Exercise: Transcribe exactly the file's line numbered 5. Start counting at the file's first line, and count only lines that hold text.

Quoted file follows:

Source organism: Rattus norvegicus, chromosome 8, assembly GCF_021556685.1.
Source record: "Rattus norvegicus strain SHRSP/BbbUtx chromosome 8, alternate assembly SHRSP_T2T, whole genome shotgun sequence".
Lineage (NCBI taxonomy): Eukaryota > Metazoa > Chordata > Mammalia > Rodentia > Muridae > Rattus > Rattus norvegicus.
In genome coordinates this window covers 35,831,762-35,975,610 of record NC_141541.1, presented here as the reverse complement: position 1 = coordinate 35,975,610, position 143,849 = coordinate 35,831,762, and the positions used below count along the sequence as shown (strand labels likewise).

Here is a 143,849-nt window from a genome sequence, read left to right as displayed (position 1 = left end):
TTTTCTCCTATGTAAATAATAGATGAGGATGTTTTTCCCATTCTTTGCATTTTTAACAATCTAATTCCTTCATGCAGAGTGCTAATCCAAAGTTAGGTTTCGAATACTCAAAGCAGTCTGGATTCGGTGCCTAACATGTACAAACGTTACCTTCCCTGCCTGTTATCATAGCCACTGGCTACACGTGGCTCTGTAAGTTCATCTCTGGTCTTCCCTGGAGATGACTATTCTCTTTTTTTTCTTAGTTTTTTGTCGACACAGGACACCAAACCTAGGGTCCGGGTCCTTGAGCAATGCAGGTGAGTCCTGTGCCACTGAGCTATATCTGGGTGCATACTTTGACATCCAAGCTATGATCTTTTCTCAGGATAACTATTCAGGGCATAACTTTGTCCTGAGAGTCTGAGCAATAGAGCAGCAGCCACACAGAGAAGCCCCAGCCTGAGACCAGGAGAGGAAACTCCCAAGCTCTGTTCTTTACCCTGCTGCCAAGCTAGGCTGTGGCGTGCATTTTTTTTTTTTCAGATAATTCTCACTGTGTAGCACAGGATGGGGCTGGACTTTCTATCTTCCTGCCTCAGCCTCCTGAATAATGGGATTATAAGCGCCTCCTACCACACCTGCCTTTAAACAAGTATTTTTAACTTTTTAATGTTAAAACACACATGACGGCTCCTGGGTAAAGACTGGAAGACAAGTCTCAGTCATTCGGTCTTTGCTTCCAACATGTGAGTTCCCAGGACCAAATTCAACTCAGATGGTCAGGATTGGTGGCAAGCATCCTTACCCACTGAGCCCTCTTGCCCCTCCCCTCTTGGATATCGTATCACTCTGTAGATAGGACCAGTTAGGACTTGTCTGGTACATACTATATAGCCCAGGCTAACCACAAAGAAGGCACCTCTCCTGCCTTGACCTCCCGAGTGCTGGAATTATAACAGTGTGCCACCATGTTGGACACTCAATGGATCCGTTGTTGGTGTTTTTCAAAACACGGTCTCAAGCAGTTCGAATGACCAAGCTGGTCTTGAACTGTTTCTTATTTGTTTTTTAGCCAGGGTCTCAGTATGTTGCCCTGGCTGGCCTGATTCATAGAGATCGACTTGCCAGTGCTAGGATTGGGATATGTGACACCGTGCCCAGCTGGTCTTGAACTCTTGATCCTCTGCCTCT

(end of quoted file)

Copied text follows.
Here is a 143,849-nt window from a genome sequence, read left to right as displayed (position 1 = left end):